Even better, Amy has been pared down from a complete psychopath at war with anyone who crosses her into a woman who restricts her chessmaster torture to the men who presume to understand her. This revised Amy makes good on the phenomenal “Cool Girl” monologue she gives to the reader when the extent of her deceit is unveiled, an extreme, avenging spirit who who turns all the preparation, observation and self-discipline needed for women to live up to men’s warped and unreal standards into a weapon against that casual sexism. The character always represented this, of course, but the excision of muddying ideas and even whole characters maintains Amy’s formerly blunted edge. Once again, simplification paradoxically leads to complication, and Amy 2.0 comes closer to the villain of Takashi Miike’s Audition, a young woman who attracts an old widower with her beauty and supplication but who reveals a ruthless, wrathful side when lovers fail to uphold their own image of commitment. Still, Pike does not play Amy as a monster, instead reacting in each moment to the men around her, whether it’s trying to please Nick while taking tabs, or dealing with the unctuous hanger-on Desi (Neil Patrick Harris), a rich man-child still nursing a crush, promising to take Amy away from Nick’s neglect and abuse while gently insisting that she exist as his own hallowed image of her.
Like The Girl with the Dragon Tattoo, the Gone Girl novel suffered from a plurality of half-formed ideas: satire of speculative punditry, hat-tip to laid-off colleagues in the publishing industry, resentment for a generation of yuppie parents who profited on their children’s childhood and left their kids a world of debt, and a muddied, high/low attempt to illustrate a grotesque exaggeration of the pitfalls of marriage. And as with the movie version of Tattoo, this film either removes or redirects all these miniature themes to focus on a single essence, in this case the surface tensions between people either trying or willfully refusing to live up to their partner’s idealized vision of them. It is a mordant comedy about the battle of the sexes, one that redefines the term “bloody climax.” (“He came and went at the same time,” as the old Pryor bit goes…) But battle is too soft a militarized term for the endless war that the film envisions, divided between women who know the gains and losses that will accompany every slight gesture and vocal inflection, and men too safely ensconced in fortresses to realize they’re even being shelled. Perhaps the funniest joke in the movie is how overwhelmed Nick feels at having to compete with Amy’s sick genius, when in truth he’s closer to the hare who suddenly snaps awake from his nap during the race to see the tortoise about to cross the finish line.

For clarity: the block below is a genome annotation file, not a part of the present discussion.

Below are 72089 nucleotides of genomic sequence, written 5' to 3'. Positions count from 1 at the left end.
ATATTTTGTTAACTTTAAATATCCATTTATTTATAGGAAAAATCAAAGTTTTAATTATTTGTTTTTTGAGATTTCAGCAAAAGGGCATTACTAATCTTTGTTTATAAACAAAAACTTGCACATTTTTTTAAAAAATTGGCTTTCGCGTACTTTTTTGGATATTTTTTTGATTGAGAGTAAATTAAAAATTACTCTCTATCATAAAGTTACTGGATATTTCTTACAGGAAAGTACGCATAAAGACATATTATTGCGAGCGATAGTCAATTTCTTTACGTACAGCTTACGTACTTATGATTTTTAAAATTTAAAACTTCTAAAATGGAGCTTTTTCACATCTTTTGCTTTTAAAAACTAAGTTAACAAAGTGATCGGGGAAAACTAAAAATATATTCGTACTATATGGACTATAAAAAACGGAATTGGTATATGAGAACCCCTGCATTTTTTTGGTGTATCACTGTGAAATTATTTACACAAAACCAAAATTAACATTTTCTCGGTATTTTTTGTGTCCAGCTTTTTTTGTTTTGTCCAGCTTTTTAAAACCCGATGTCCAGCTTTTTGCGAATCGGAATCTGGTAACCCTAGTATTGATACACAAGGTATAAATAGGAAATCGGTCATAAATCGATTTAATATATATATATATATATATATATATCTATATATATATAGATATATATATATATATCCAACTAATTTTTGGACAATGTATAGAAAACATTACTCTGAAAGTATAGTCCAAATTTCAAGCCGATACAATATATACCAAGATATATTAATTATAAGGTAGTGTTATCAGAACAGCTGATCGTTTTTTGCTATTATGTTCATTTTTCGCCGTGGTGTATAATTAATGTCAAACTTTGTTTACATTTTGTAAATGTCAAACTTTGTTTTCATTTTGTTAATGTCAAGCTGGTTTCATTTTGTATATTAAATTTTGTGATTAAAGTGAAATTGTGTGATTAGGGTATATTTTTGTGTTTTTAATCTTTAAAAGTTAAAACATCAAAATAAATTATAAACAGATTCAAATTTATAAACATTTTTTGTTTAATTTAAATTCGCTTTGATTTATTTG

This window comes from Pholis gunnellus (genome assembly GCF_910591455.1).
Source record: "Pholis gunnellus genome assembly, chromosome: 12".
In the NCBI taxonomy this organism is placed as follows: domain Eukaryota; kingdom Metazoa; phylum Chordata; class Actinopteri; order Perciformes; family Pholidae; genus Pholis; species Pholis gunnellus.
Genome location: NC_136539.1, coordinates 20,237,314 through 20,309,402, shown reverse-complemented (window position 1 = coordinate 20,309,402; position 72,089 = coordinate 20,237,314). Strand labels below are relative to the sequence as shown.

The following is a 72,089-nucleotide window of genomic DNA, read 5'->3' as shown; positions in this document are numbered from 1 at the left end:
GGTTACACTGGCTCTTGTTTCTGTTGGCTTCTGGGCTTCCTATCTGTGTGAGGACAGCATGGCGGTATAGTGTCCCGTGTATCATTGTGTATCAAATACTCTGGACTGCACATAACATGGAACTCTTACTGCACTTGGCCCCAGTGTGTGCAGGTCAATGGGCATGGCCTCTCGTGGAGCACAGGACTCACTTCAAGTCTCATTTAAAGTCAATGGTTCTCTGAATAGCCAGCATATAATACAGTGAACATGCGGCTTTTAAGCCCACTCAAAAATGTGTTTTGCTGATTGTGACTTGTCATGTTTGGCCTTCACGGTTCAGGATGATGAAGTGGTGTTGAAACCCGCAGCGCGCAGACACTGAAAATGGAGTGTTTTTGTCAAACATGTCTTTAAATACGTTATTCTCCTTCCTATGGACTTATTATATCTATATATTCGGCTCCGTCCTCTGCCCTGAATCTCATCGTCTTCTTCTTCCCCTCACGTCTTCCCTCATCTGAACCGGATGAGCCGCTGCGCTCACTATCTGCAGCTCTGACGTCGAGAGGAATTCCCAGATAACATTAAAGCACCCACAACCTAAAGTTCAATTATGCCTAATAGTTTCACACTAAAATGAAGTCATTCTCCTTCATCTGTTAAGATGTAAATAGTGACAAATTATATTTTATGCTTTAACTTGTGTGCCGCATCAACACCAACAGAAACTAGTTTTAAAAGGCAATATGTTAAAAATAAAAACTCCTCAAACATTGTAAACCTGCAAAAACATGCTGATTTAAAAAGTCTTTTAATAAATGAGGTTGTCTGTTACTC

Friday, October 3, 2014
Filled with Nic Roeg-esque montages and a finale that repurposes Terrence Malick’s The Tree of Life as some sort of metaphysical chase sequence, Luc Besson’s Lucy certainly attempts to add more visual flavor to its trim 90 minutes than most blockbusters can achieve at twice its length. But what should be a refreshing dip into trash-art instead plays out as an incoherent, tonally inconsistent chore that, among other things, plays on regressive Asian stereotypes to fuel its suspense.
Read my full review at Spectrum Culture.
One of two pieces I wrote recently about John Cassavetes' not-quite-swan song, his masterpiece Love Streams. An excerpt:
Read the rest at Spectrum Culture.
The film’s title alludes to an idea Sarah has as she reels from losing her family, a notion that “love is a stream; it’s continuous, it doesn’t stop.” If it does not stop, however, it can slow and divert like a stream, and contrary to the feverishly over-complicated efforts of Sarah to push love forward and Robert’s own attempt to dam it, it will always take the path of least resistance. At its heart, the film is a comedy: in an oeuvre filled with all-time classic drunk scenes, the sequence of Cassevetes throwing himself in the car of club singer Susan (Diahnne Abbot), driving to her place, crashing, then being unable to get out of the vehicle is a mini-masterpiece. The physicality of Cassavetes’ acting in this moment could be a precursor for Leonardo DiCaprio’s ‘luude scene in The Wolf of Wall Street: Robert turns into an assembly of arms and legs all connected to a mass of nerves without an organizing brain, and about the only thing he accomplishes as he tries to get out of the car is to cause noise, from leaving the door open until an alarm goes off to flipping on the radio and sending jazz blaring around the neighborhood.
Read the rest at Spectrum Culture.